How long until Steve Rogers returns? 6 months to a year. Marvel is making more and more of their decisions long-term, so this one will be around a while, but not permanent. Next years summer event will have to top this years, so what would make more sense then seeing everyone return back to their old selves, to top this year’s ‘everyone loses their names/powers/ teams/etc.’
4. Batman – This month’s Batman 41 saw Jim Gordon take up the mantle of the Bat (after Azrael, Dick Grayson, Jason Todd, and many others have all taken it up, Bruce approved or not), after Bruce’s death at the end of the ‘Endgame’ story arc. Both Joker and Batman died together, but with this year being the Joker’s 75th Anniversary, how long can he possibly stay dead? And with a possible Bruce Wayne sighting at the end of the first issue with Jim Gordon, it seems like it is just a sales grab.
How long will Gordon be the Bat? Two or three months, tops. Bruce might already be making his way back, so let’s hope this is a single story-arc.
5. Spider-Man – Another post-Secret Wars announcement from Marvel will see Miles Morales (The Ultimate Spider-Man) will have a title in the main lineup of Marvel books. Secret Wars is a segue between the collapse of both universes and the “new” Marvel Universe, which will be mainly an amalgamation. But with Miles Morales being announced as the new Spider-Man, what does this mean for Peter Parker? I doubt he will die (although, like everyone on this list, it would not be the first time), but if he does, it will be very short lived. With Marvel’s obsession with the multiverse and alternate versions of characters, I wouldn’t be surprised if a Spider-Men/Spider-Verse ongoing title gets announced, featuring Gwen Stacy, Peter Parker, Miguel O’Hara, etc. It would be great to have a few different/related Spider-Man books on the shelves each month.
But how long will Miles be the main man in the Spider-Man mask? Odds are he won’t. He probably will be one of many Spider-Men swinging around the Marvel Universe. Peter Parker is one of the most popular comic book characters Marvel has, and they would be foolish to take him out longterm.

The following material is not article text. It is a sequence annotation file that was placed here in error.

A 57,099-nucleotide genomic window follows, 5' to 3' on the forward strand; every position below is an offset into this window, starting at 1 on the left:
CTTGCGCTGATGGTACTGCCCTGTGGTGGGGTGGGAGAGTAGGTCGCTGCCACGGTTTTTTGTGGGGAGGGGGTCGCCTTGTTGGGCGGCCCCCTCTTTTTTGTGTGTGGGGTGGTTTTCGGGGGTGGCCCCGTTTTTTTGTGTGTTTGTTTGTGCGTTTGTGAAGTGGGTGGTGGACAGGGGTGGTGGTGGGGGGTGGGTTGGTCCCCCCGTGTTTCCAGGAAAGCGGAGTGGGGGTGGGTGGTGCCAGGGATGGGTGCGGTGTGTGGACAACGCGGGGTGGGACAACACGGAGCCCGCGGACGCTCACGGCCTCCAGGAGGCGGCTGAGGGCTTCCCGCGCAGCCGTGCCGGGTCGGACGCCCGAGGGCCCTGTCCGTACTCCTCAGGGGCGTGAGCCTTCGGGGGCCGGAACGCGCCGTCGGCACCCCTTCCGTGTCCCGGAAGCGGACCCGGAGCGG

What does this mean for identities in the Comics? With DC’s changes with Batman, We Are Robin, and a few others, and Marvel’s constant changes with characters all the time, it’s hard to see the trend stopping anytime soon. These characters have all been the same for decades, and changes are usually temporary. Sometimes change is good (Thor), but sometimes it can be an annoyance (Hulk, Batman). These days with film versions doing away with secret identities, and the identities of heroes constantly changing, are identities a more fluid concept? Constantly changing, never staying in one state for too long, what message does that send?
Well, secret identities are more important than ever, and with heroes constantly switching it up, it’s putting their personal lives more and more at risk, which leads to great stories. Furthermore, the more identities change, the more the writers have an opportunity to tell new, exciting, and unique stories. Secret identities are antiquated concepts in comics, and the truth is, characters are at their best when they have nothing left to lose. The most compelling stories are the ones where their loved ones are in danger, and their lives are on the line. When Peter Parker gave up his identity to support the Superhuman Registration Act in Civil War, Aunt May was shot by a sniper, and Peter was driven to a place we have rarely seen him; a place of anger. A place where vengeance is all he can think of, and the Kingpin was in his sights.
Superman is another character whose identity has recently been revealed to the world, and his powers are broken, and he’s on the run. Where will this take him? Probably one of the most exciting places he has ever been and I’ve been bored with him for years.